AOL LLC proposes changing the Level 1 Success Criteria for Guideline 1.2, namely 1.2.1 and 1.2.2, to Level 2 Success Criteria. This change reflects the ground realities of being a content aggregator on the Web. This proposal is necessitated by the current reality that content aggregators on the Web partner with multiple content providers. Issues such as who is responsible for producing captions, delivery of caption text files and other barriers described above must be addressed before policy-making bodies can effectively leverage this guideline. Alternatively, we recommend adding language which recognizes the current barriers to wide scale availability of captions for prerecorded multimedia, and encourages development of solutions to resolve them.
The working group considered carefully the levels assigned to all the GL 1.2 success criteria. SC 1.2.1 and 1.2.2 are level A success criteria because vision and hearing impaired users will not be able to access multimedia without this information. SC 1.2.2 can be satisfied by a full transcript. But captioning is a much better augmentation for the deaf than a separate transcript, since much can be communicated non-verbally, even when there is no action.
The working group acknowledges that current acquisition process and production model for the much of the video content distributed by commercial Internet portals creates a problem in creating captions for time-sensitive material in a timely manner, and that this may present a near term barrier for multimedia that is time-sensitive.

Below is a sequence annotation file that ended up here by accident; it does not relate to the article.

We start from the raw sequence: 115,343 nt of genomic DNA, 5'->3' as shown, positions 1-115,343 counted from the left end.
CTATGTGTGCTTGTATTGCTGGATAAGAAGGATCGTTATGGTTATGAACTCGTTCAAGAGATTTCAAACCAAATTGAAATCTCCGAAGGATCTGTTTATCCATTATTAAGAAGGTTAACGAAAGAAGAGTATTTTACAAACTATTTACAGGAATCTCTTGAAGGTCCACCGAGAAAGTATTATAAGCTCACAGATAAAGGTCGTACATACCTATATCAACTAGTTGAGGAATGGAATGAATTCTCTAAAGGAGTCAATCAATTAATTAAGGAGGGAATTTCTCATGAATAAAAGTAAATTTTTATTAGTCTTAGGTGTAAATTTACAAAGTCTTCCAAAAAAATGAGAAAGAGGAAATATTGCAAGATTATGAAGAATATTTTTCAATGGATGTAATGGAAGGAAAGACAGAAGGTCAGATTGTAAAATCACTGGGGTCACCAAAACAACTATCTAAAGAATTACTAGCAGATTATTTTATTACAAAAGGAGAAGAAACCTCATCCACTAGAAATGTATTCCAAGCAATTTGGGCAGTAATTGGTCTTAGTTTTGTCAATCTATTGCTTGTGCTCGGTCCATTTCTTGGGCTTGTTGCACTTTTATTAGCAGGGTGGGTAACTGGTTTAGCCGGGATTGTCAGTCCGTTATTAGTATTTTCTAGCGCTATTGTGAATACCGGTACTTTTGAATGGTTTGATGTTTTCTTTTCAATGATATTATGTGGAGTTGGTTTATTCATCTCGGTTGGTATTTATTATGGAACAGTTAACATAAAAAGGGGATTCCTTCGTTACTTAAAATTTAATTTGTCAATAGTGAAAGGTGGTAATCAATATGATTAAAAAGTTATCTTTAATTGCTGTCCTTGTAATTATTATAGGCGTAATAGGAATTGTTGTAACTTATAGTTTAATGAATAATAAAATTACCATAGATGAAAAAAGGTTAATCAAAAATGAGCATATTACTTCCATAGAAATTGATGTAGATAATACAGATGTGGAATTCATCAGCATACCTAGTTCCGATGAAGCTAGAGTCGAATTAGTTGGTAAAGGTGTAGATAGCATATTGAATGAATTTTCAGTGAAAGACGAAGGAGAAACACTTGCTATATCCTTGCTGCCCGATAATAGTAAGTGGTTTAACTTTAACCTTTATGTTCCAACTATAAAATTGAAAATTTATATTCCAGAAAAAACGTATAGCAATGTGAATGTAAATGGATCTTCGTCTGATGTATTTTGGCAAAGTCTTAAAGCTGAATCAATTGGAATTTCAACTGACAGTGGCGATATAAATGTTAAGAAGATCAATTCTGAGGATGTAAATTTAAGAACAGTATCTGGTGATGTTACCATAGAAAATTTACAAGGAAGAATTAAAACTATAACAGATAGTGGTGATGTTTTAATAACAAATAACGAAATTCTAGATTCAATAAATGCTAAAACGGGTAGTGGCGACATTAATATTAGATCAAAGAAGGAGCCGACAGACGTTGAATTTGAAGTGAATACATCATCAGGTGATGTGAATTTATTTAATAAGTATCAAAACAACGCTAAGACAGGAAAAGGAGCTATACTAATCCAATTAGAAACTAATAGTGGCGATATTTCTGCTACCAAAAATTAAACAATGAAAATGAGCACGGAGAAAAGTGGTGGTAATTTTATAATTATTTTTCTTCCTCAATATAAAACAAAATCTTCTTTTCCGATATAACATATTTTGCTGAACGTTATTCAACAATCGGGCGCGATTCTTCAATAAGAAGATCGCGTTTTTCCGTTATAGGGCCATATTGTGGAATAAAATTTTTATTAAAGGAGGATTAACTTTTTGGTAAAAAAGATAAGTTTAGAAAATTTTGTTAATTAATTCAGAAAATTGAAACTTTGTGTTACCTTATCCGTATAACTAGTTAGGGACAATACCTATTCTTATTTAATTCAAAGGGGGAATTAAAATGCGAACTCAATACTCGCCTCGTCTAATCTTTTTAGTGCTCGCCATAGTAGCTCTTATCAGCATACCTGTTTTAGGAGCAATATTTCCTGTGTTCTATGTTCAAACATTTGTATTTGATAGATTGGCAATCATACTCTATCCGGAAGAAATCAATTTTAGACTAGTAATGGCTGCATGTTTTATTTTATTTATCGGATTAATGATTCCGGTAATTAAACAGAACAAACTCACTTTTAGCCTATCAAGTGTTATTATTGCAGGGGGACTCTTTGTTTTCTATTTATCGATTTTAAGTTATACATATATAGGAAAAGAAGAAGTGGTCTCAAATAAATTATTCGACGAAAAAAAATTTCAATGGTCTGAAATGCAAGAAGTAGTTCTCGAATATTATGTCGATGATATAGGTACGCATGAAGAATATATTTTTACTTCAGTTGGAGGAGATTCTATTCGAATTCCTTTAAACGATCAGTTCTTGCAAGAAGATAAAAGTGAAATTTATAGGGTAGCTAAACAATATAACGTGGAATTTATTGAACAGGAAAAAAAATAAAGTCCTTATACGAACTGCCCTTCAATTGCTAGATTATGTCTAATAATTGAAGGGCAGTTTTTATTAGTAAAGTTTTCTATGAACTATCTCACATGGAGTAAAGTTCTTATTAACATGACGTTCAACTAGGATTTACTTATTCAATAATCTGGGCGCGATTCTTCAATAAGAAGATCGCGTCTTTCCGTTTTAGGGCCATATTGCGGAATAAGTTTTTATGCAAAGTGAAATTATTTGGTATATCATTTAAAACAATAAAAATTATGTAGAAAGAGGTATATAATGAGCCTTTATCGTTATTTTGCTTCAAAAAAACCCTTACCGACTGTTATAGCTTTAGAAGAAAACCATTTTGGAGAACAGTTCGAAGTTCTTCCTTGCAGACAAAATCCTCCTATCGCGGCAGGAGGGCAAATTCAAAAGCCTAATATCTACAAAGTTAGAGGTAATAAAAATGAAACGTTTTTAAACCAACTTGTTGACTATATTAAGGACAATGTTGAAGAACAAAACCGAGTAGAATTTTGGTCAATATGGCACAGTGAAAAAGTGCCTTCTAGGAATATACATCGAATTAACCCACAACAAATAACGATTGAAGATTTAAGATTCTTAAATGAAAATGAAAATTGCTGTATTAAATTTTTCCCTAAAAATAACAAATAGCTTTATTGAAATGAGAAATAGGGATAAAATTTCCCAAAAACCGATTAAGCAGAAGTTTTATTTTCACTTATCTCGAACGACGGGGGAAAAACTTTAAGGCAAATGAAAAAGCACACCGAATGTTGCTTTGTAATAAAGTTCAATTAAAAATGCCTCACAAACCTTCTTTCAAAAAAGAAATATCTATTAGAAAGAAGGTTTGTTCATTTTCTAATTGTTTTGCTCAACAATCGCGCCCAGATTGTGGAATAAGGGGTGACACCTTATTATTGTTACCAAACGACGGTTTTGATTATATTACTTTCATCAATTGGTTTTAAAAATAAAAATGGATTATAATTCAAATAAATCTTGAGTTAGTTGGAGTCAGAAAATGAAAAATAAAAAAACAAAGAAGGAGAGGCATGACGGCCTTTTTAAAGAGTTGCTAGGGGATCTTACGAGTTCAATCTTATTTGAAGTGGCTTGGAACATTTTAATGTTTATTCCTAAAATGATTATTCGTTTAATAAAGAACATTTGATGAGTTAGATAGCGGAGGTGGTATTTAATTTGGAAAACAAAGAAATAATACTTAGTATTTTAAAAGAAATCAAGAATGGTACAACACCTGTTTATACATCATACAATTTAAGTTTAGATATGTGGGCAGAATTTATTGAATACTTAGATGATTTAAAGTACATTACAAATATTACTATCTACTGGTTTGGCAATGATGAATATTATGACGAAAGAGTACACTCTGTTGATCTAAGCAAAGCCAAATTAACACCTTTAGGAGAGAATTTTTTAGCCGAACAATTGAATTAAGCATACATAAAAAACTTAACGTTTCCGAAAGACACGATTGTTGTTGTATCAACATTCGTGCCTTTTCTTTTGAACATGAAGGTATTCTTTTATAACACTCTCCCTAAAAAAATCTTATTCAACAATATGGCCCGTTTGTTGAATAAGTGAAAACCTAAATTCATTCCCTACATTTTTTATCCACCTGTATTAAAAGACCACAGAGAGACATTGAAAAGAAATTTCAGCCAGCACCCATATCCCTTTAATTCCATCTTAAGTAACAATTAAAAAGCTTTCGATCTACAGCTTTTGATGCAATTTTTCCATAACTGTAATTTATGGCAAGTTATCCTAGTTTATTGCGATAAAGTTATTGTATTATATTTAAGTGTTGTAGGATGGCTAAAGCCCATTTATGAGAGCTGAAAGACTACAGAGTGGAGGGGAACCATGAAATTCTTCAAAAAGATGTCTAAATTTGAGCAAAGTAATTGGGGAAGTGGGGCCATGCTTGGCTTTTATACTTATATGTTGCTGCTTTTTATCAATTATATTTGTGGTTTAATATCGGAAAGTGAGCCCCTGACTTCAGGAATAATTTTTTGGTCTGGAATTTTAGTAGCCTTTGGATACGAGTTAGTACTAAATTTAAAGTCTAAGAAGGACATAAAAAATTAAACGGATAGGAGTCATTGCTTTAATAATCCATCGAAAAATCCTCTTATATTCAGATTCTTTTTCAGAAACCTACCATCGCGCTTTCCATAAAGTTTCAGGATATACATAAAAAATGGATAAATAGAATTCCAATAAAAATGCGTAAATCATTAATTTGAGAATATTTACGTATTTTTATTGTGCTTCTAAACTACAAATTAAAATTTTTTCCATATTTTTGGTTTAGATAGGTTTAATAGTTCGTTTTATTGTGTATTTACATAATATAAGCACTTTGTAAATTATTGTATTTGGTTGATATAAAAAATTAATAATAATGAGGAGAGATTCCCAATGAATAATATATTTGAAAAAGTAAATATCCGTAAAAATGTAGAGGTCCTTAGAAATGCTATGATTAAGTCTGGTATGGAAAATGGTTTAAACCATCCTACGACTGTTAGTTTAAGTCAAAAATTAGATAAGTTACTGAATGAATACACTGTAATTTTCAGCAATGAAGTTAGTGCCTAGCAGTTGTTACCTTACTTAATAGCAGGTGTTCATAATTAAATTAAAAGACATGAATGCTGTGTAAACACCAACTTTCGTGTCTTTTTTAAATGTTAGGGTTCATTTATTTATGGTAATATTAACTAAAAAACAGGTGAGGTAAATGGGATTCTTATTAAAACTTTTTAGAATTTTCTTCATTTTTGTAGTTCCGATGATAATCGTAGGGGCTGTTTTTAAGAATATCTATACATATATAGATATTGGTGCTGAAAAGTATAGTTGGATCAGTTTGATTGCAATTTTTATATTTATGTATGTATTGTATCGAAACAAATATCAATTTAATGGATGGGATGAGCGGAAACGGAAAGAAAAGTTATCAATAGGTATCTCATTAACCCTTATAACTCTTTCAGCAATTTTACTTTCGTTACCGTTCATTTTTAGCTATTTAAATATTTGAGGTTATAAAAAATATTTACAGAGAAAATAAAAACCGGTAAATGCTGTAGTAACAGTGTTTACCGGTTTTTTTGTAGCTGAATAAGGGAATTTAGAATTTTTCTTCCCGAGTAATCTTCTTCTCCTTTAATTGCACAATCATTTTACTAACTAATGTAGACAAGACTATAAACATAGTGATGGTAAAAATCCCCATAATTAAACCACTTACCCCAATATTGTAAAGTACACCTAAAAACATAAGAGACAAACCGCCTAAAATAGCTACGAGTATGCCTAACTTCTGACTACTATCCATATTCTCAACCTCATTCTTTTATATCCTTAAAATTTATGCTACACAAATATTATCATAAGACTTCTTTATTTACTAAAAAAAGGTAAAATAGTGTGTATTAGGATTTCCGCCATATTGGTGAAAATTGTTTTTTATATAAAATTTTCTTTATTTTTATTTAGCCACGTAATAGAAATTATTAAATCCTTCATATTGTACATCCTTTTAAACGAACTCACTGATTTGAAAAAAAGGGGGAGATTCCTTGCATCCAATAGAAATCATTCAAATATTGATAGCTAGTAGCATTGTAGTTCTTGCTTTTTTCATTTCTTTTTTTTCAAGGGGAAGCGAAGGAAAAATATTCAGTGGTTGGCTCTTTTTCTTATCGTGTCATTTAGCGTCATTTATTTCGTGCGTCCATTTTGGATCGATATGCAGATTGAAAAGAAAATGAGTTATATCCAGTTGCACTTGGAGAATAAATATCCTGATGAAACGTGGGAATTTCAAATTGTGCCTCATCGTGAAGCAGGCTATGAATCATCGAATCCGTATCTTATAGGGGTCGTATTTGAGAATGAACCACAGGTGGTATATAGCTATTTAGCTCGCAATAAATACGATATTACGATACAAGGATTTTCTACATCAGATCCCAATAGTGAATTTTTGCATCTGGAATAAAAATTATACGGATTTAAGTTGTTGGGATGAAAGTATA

However, without captions individuals who are deaf or hard-of-hearing cannot access multimedia, and AT cannot compensate for lack of captions. There are other alternatives, like full text alternatives, but they face similar issues and are less useful to people who are deaf. WCAG conformance is also based on the state of the content, not the process by which it is produced. Captioning therefore belongs at Level A.
We have added the following language to How To Meet SC 1.2.1 that recognizes the current barriers to captions.
"It is acknowledged that at the present time there may be difficulty in creating captions for time sensitive material and this may result in the author being faced with the choice of delaying the information until captions are available, or publishing time-sensitive content that is inaccessible to the deaf, at least for the interval until captions are available. Over time, the tools for captioning as well as building the captioning into the delivery process can shorten or eliminate such delays."